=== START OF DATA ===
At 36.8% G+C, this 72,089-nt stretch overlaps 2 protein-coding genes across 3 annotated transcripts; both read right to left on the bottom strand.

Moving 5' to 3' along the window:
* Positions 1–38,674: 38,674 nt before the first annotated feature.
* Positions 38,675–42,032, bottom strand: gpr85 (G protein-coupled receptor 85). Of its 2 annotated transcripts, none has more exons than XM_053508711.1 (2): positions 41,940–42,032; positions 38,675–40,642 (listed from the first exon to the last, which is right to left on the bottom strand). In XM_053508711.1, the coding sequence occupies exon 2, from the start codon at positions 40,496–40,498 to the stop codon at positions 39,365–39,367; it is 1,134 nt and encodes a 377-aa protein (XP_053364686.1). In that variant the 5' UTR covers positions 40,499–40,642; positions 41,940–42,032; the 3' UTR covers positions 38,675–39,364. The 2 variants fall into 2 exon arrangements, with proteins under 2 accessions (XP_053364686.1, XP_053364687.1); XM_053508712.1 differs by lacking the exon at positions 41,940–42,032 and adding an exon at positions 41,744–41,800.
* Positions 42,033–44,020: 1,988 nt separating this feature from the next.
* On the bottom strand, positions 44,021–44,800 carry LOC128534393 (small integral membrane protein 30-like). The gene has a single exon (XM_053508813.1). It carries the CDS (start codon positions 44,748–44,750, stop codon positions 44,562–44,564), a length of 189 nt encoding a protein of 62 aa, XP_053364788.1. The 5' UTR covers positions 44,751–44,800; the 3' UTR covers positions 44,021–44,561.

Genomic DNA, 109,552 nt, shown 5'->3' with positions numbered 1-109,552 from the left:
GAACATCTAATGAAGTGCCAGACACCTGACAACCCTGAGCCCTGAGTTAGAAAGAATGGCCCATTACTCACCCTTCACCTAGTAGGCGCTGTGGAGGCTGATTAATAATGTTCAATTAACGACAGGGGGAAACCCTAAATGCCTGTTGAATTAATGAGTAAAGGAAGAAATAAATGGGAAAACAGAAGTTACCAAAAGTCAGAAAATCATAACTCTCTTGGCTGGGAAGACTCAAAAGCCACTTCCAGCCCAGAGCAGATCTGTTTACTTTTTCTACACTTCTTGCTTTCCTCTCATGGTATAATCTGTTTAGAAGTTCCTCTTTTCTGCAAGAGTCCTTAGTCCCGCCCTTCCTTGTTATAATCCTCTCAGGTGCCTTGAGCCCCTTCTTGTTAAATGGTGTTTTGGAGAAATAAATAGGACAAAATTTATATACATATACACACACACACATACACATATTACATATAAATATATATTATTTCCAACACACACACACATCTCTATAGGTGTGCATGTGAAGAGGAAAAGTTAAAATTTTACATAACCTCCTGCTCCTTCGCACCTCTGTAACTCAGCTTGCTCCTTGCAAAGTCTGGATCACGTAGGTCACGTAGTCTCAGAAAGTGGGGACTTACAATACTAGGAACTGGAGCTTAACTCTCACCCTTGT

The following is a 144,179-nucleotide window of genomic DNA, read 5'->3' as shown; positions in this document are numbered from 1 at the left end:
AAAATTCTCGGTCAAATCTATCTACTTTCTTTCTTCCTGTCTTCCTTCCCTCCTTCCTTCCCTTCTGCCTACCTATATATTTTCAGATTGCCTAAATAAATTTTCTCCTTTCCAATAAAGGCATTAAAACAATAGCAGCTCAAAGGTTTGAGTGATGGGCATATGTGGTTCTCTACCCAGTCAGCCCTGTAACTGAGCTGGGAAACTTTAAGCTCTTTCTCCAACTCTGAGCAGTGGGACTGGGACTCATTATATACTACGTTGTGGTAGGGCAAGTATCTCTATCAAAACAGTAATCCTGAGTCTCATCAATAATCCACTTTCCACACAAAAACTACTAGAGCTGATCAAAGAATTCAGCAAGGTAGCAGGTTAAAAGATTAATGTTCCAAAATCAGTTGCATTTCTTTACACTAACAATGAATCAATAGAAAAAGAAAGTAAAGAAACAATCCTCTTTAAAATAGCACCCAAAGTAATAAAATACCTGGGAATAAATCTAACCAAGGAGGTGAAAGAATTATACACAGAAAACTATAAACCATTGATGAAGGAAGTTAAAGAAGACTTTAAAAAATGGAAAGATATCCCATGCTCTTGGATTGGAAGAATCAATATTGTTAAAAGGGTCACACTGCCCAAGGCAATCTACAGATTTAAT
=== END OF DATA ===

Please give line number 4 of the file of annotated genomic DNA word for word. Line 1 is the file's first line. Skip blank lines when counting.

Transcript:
* Positions 38,675–42,032, bottom strand: gpr85 (G protein-coupled receptor 85). Of its 2 annotated transcripts, none has more exons than XM_053508711.1 (2): positions 41,940–42,032; positions 38,675–40,642 (listed from the first exon to the last, which is right to left on the bottom strand). In XM_053508711.1, the coding sequence occupies exon 2, from the start codon at positions 40,496–40,498 to the stop codon at positions 39,365–39,367; it is 1,134 nt and encodes a 377-aa protein (XP_053364686.1). In that variant the 5' UTR covers positions 40,499–40,642; positions 41,940–42,032; the 3' UTR covers positions 38,675–39,364. The 2 variants fall into 2 exon arrangements, with proteins under 2 accessions (XP_053364686.1, XP_053364687.1); XM_053508712.1 differs by lacking the exon at positions 41,940–42,032 and adding an exon at positions 41,744–41,800.